16. Appleman, Okinawa, 289-91; and JM 135, 104.
17. JM 135, 104.
18. Yahara, Okinawa, 248-49.
19. Ibid., 251; and Ito interview.
20. Ito interview.
21. Yahara, Okinawa, 252; JM 135, 105, 108; and Appleman, Okinawa, 302.
22. Applsman, Okinawa, 287, 289.
24. JM 135, 107-8.
25. Yahara, Okinawa, 250; and Inagaki, Okinawa, 198.
26. Appleman, Okinawa, 299-301; Yahara, Okinawa, 251; Ito interview; and Inagaki, Okinawa, 199.
27. Nishimura, "Command," 88; and Inagaki, Okinawa, 199-200.
28. Rikusen-shi kenkyu fukyu kai, ed. [Land Warfare Research and Publicization Association, ed.] Okinawa sakusen, Dainiji sekai taisen shi, Rikusen shishu 9 [Okinawa strategy, history of World War II, land warfare history collection, vol. 91 (Tokyo; Hors. shoho, 1974 ), 198; and Nishimura, "Command," 112.
29. Yahara, Okinawa, 262-63; and Inagaki, Okinawa, 215.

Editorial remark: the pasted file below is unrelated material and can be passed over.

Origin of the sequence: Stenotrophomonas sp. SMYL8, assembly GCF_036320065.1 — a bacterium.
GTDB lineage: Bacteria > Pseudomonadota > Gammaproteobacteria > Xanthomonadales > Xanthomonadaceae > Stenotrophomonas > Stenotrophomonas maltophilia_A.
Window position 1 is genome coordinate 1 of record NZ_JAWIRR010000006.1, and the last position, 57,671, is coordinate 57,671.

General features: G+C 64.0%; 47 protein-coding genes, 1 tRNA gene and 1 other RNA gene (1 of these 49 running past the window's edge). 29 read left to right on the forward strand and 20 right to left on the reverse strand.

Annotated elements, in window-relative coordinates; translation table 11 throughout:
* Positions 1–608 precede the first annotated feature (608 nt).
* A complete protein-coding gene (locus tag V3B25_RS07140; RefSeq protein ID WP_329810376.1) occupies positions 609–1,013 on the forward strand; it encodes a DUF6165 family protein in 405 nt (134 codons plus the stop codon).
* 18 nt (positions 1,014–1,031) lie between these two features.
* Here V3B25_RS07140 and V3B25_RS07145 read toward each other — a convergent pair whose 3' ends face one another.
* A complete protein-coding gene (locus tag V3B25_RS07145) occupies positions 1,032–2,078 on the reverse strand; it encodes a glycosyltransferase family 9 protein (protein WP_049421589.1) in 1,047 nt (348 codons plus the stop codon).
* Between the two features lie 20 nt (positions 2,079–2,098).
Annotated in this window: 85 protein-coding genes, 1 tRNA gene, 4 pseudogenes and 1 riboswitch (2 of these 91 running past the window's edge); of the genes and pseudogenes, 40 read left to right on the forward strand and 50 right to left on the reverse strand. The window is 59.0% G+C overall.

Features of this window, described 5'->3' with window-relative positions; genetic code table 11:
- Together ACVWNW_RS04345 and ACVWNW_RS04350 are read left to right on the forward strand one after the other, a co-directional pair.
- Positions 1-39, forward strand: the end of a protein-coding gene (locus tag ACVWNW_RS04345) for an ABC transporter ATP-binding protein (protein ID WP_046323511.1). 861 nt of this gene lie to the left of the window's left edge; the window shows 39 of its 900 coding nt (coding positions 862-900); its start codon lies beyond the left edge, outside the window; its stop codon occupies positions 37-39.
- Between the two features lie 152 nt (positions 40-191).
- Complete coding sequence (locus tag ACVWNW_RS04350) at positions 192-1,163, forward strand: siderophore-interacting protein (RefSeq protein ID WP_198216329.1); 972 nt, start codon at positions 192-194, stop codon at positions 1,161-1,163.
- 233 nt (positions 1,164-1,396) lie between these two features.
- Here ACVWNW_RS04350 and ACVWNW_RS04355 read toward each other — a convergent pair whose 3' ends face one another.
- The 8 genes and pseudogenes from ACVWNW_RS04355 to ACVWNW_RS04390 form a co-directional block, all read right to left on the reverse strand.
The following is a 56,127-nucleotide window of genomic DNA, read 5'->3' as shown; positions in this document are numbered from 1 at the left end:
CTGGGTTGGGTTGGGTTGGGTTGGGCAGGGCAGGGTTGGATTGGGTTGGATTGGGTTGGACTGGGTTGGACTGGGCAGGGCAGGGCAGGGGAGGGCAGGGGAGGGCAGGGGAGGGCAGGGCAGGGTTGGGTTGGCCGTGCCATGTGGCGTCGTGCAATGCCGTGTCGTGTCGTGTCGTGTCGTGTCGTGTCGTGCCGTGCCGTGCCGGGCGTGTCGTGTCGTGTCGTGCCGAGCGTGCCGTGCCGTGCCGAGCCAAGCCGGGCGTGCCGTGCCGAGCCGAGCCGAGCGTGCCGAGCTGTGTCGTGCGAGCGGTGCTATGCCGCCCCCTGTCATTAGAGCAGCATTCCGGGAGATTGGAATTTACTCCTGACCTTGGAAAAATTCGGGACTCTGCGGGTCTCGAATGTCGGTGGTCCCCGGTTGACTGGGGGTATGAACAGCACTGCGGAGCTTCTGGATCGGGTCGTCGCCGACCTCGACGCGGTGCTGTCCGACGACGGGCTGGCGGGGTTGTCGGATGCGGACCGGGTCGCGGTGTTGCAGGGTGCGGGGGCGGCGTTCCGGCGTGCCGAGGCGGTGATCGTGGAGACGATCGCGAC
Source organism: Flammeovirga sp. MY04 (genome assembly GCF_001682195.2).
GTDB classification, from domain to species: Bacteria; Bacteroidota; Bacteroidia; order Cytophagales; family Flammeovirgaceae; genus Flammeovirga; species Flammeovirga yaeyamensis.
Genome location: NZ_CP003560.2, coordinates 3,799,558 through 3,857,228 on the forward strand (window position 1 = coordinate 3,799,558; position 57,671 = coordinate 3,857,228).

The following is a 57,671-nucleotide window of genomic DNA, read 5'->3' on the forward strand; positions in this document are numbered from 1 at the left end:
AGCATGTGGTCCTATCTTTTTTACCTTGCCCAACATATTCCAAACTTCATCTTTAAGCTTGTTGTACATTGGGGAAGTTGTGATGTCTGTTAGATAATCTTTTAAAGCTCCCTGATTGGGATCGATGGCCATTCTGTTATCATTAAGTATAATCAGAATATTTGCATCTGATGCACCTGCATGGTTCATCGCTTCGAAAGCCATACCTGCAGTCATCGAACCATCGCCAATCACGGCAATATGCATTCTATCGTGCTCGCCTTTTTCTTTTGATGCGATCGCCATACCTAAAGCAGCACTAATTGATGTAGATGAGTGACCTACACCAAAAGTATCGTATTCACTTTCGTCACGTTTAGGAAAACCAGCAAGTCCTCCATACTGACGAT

30. Yahara, Okinawa, 264.
31. Appleman, Okinawa, 311-23, Enclosed map 35.
32. Inagaki, Okinawa, 207-8
33. JM 135, 116.
34. Ibid., 117.
35. Ibid., 118.
36. Yahara, Okinawa, 292.
38. Ibid., 293.
39. Yahara, Okinawa, 294; and JM 135, 119.
40. JM 135, 123, 126; and Appleman, Okinawa, Enclosed map 44.
41. JM 135, 122-24.
42. Yahara, Okinawa, 303; JM 135, 125; and Appleman, Okinawa, 392.
43. Appleman, Okinawa, 389, 391.
44. Ibid., 392.
45. Ibid., 396-400, 424-27, 434-39.
46. JM 133, 130.
47. Ibid., 130-32.
48. Ibid., 130-31,
49. Nichols and Shaw, Okinawa, 303; and OHRS, 569.
50. Inagaki, Okinawa, 214; Appleman, Okinawa, 428; and JM 135, 127.
51. Nichols and Shaw, Okinawa, 218-19, 228; and OHRS, 569.
52. Nichols and Shaw, Okinawa, 227, Enclosed map 36; Appleman, Okinawa, 433; and OHRS, 579.
1. JM 135, 134-35; and OHRS, Enclosed map 5.
2. JM 135, 132A.
3. Appleman, Okinawa, 439-43.
4. Inagaki, Okinawa, 216.
5. JM 135, 138.
6. Ibid., 138-40.
7. Ibid., 140; and Inagaki, Okinawa, 216.
8. JM 135, 140-42.
9. Ibid., 142-43.